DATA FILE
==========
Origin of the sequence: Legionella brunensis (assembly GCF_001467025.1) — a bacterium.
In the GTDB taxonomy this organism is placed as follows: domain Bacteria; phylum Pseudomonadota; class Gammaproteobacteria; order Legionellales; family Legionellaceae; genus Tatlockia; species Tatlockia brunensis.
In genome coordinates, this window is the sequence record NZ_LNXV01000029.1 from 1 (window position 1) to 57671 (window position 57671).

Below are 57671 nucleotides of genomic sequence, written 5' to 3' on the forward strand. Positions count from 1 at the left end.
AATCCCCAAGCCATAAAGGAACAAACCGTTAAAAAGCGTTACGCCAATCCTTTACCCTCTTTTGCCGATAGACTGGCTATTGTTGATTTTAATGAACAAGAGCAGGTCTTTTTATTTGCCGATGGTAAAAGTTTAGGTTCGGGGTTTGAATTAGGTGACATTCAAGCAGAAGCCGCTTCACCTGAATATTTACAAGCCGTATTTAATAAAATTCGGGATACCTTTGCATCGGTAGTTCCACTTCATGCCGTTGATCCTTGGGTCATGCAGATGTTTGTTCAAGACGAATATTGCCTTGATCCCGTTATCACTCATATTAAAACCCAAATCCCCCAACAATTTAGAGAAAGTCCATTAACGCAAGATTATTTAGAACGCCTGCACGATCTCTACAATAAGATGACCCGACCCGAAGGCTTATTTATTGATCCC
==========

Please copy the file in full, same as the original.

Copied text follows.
Origin of the sequence: Legionella brunensis (assembly GCF_001467025.1) — a bacterium.
In the GTDB taxonomy this organism is placed as follows: domain Bacteria; phylum Pseudomonadota; class Gammaproteobacteria; order Legionellales; family Legionellaceae; genus Tatlockia; species Tatlockia brunensis.
In genome coordinates, this window is the sequence record NZ_LNXV01000029.1 from 1 (window position 1) to 57671 (window position 57671).

Below are 57671 nucleotides of genomic sequence, written 5' to 3' on the forward strand. Positions count from 1 at the left end.
AATCCCCAAGCCATAAAGGAACAAACCGTTAAAAAGCGTTACGCCAATCCTTTACCCTCTTTTGCCGATAGACTGGCTATTGTTGATTTTAATGAACAAGAGCAGGTCTTTTTATTTGCCGATGGTAAAAGTTTAGGTTCGGGGTTTGAATTAGGTGACATTCAAGCAGAAGCCGCTTCACCTGAATATTTACAAGCCGTATTTAATAAAATTCGGGATACCTTTGCATCGGTAGTTCCACTTCATGCCGTTGATCCTTGGGTCATGCAGATGTTTGTTCAAGACGAATATTGCCTTGATCCCGTTATCACTCATATTAAAACCCAAATCCCCCAACAATTTAGAGAAAGTCCATTAACGCAAGATTATTTAGAACGCCTGCACGATCTCTACAATAAGATGACCCGACCCGAAGGCTTATTTATTGATCCC